— Why waste valuable social networking hours getting yourself "Facebook fired," when Twitter allows you to humiliate yourself quickly, and in 140 characters or less?
A recent tweet by one would-be Cisco employee proves that when it comes to placing a permanent black mark on your resume via the Internet, Twitter is now the tool of choice. To illustrate, here’s the tweet the now Web-infamous "theconnor" shared with the world:
It wasn’t long before Tim Levad, a "channel partner advocate" for Cisco Alert, shared this open response:
Was "theconnor’s" job offer rescinded? Nosy netizens have yet to suss that out — but they’re doing their darndest to make "theconnor’s" life miserable in the meantime. It didn’t matter that "theconnor" almost immediately set his Twitter account to private and deleted all information from a home page. It was already too late.
This social networking comedy of errors spread like dancing hamsters across Twitter. In the retelling, "theconnor" earned the nick, "Cisco Fatty." Before the work day ended, Web sleuths revealed "theconnor's" true identity. "Theconnor" was lampooned in a popular YouTube meme. And thanks to Google Cache, the deleted content of "theconnor’s" homepage resurfaced on CiscoFatty.com, a Web site erected to commemorate this cautionary tale.
Even if the good folks at Cisco somehow see their way past "theconnor’s" monolithic lack of inner monologue, there’s a lesson here: The Internet can get you fired.
Unfortunately, it’s also a lesson even people apparently smart enough to get offered a "fatty paycheck" are incapable of learning. So let’s review: The Internet is not your BFF. Everyone has a "My boss sucks" moment. But the prudent know to express this sentiment away from the keyboard because they also have the "My boss knows how to use the Internet” sense they were born with.
"Cisco Fatty" and all those who came before, and those who will inevitably come after, are breaking the cardinal rule of the Internet: Never post anything you wouldn’t say to your mom, boss and significant other. Alas, if that message hasn’t sunk in by now, it never will. And thanks to Twitter further eroding the wall between your big mouth and a moment required to download some good sense, the Internet is now empowered to get you fired faster than ever.
It’s like virtual Darwinism. The "Cisco Fattys" of the world are damned by their own senselessness. It’s only a matter of time before each they stumble on the Twitterific platform of their ruin.
It almost makes one misty for the early era of Web 2.0, way back when getting yourself “Facebook fired” took a couple of days following an unfortunate post … or at least a couple of hours, before your co-workers, boss, friends and/or family caught on. Sigh.
Who doesn’t have fond memories of the Kevin Colvin Halloween Pixie Fail of aught-eight? He’s the young man who took time off work for a “family illness” only to turn up in a time-stamped Facebook photo at a costume party in full fairy regalia.
Why it was just last week Philadelphia Eagles stadium employee/football fan Dan Leone lost his job of six years for this overzealous complaint posted to his own Facebook profile that read:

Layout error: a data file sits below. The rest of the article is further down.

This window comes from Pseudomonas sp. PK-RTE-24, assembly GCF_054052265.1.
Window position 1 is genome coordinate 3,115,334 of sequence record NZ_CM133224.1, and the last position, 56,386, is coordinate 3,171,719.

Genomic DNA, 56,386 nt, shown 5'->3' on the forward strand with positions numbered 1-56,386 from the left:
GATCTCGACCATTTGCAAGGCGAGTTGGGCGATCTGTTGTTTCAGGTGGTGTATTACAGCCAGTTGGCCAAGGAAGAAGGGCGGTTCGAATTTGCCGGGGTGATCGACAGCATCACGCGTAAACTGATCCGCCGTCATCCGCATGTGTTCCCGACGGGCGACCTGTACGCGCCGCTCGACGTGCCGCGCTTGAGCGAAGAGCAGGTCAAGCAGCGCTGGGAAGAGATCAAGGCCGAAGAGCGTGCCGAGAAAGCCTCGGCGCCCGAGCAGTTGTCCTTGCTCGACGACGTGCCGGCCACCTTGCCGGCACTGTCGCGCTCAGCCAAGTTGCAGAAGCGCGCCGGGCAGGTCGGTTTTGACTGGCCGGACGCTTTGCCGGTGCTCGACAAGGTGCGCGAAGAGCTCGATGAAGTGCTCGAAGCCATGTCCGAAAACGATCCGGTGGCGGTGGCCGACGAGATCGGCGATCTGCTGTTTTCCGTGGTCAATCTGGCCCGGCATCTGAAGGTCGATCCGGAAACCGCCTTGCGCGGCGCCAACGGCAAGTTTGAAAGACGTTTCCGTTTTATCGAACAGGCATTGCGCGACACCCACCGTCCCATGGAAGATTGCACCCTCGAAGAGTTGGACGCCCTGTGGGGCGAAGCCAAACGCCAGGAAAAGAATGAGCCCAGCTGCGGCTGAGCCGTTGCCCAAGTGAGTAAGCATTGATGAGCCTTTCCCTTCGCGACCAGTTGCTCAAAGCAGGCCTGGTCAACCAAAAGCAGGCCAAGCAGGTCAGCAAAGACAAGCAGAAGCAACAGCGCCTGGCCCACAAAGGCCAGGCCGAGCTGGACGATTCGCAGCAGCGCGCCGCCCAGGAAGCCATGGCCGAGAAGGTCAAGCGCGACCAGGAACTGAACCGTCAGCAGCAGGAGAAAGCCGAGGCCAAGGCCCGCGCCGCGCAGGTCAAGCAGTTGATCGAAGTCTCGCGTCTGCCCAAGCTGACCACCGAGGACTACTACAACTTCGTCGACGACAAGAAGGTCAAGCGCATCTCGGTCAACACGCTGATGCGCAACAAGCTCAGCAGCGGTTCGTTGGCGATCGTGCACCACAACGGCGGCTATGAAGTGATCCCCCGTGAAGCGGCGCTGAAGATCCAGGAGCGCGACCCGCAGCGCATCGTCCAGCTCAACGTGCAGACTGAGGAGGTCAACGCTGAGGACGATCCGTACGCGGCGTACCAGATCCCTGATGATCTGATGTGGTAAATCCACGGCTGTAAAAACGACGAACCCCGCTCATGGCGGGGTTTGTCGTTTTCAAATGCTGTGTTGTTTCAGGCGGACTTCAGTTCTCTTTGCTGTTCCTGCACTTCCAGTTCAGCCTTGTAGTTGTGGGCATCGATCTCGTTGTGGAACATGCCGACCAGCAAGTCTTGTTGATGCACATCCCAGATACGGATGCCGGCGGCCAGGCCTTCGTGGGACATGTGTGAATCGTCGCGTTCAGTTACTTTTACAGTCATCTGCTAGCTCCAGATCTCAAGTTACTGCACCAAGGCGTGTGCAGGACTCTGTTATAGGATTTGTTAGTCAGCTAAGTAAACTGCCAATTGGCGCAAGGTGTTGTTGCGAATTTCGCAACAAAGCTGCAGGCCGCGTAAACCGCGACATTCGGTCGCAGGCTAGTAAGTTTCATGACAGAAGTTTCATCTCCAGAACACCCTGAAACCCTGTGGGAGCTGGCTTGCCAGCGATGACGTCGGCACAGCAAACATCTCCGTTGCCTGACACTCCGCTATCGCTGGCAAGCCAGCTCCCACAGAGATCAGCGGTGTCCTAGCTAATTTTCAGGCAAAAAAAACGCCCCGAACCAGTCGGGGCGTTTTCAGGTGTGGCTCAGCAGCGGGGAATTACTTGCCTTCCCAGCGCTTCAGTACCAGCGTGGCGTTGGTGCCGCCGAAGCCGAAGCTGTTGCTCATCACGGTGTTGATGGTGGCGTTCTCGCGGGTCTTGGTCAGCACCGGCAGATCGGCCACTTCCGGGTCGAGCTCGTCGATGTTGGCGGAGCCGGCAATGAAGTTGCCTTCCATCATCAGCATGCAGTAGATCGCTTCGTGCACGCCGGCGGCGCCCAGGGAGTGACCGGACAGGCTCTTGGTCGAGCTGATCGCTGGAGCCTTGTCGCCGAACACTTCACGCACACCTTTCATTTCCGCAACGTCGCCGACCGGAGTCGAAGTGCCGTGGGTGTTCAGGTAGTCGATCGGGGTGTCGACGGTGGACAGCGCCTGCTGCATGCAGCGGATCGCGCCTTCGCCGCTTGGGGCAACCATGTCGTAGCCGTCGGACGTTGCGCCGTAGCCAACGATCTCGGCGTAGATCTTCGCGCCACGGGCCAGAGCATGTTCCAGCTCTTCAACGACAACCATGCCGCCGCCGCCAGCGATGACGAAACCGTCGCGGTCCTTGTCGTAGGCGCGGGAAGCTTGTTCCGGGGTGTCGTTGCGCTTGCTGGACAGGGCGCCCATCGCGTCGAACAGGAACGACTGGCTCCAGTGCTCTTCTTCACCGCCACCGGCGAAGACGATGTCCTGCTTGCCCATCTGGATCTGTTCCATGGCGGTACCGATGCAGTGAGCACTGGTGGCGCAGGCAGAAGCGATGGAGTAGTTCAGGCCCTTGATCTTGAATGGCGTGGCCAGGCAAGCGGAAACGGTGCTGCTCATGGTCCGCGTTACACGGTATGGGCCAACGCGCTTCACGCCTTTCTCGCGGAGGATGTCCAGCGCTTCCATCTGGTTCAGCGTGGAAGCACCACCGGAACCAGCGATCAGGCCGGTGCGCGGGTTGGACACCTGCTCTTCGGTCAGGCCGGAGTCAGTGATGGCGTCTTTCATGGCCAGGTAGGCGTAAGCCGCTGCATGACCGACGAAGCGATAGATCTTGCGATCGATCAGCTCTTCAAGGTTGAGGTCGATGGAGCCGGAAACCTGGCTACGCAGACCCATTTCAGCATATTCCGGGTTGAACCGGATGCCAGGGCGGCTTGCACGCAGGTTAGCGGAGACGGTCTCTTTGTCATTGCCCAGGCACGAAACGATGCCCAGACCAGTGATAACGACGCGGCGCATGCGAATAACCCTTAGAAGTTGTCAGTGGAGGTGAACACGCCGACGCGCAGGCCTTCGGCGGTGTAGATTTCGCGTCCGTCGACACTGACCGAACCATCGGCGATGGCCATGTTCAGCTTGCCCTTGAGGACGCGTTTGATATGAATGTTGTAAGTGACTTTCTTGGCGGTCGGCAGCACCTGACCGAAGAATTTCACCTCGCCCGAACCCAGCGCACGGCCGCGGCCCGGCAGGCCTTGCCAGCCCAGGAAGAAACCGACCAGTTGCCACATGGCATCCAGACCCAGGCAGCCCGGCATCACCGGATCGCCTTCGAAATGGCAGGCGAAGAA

"Dan is [expletive] devastated about Dawkins signing with Denver ... Dam Eagles R Retarted!!"
Sure Leone’s got a potty mouth and his inability to spell an archaic adjective is unfortunate, but that’s no reason to fire a guy — especially a guy so passionate about his employer. It’s not like "theconnor," whining about Cisco’s "fatty paycheck" and hating the work.
Whether unfairly "Facebook fired" in the past or "Twitter fired" in the future, what’s fair won’t change the fact that you didn’t think before you posted, and now you can’t pay the rent.
Internet culture smarty pants Clay Shirky speaks of a day in the not-too-distant future when human resources departments will have the wisdom to look beyond social networking faux pas — at least in some small part because by then, everyone will have made at least one.
One only need look to the government to see this may already be happening. The government, where Twittering through the president’s speech to Congress results in nothing more damning than a perturbed mom pointing out to Sen. Claire McCaskill, D-Mo. that such behavior is simply rude.
In the government, even compromising the security of a Congressional delegation in Iraq via Twitter is no biggie. Back in February, Rep. Pete Hoekstra, R-Mich., tweeted this as-it-happens update regarding his group’s location and destination:
"Moved into green zone by helicopter Iraqi flag now over palace. Headed to new US embassy Appears calmer less chaotic than previous here."
Such a status update on old-timey Facebook wouldn’t have been nearly as potentially deadly. Happily, it seems, guys who may wish America ill weren’t following Pete’s feed. But I bet he’s getting a good ribbing from his fellow Congressmen for that one. As the Cisco Internet meme demonstrates, sometimes the possibility of losing a job (or your life) may not be as painful as the humiliation that ensues.
Another government guy who failed to get fired for his Twitter blab might agree. In early February, Jeff Frederick, chairman of the Republican Party of Virginia, thwarted his own party’s coup with this tweet:
Unfortunately Frederick never figured the Democrats were following his feed, and said negotiations were quickly quashed. While this historic loss of Republican power may mean Frederick’s eating his lunch alone for a long long time, Frederick still has his job. and like "Cisco Fatty," he’s experienced one inalienable truth: Live by the social, die by the social.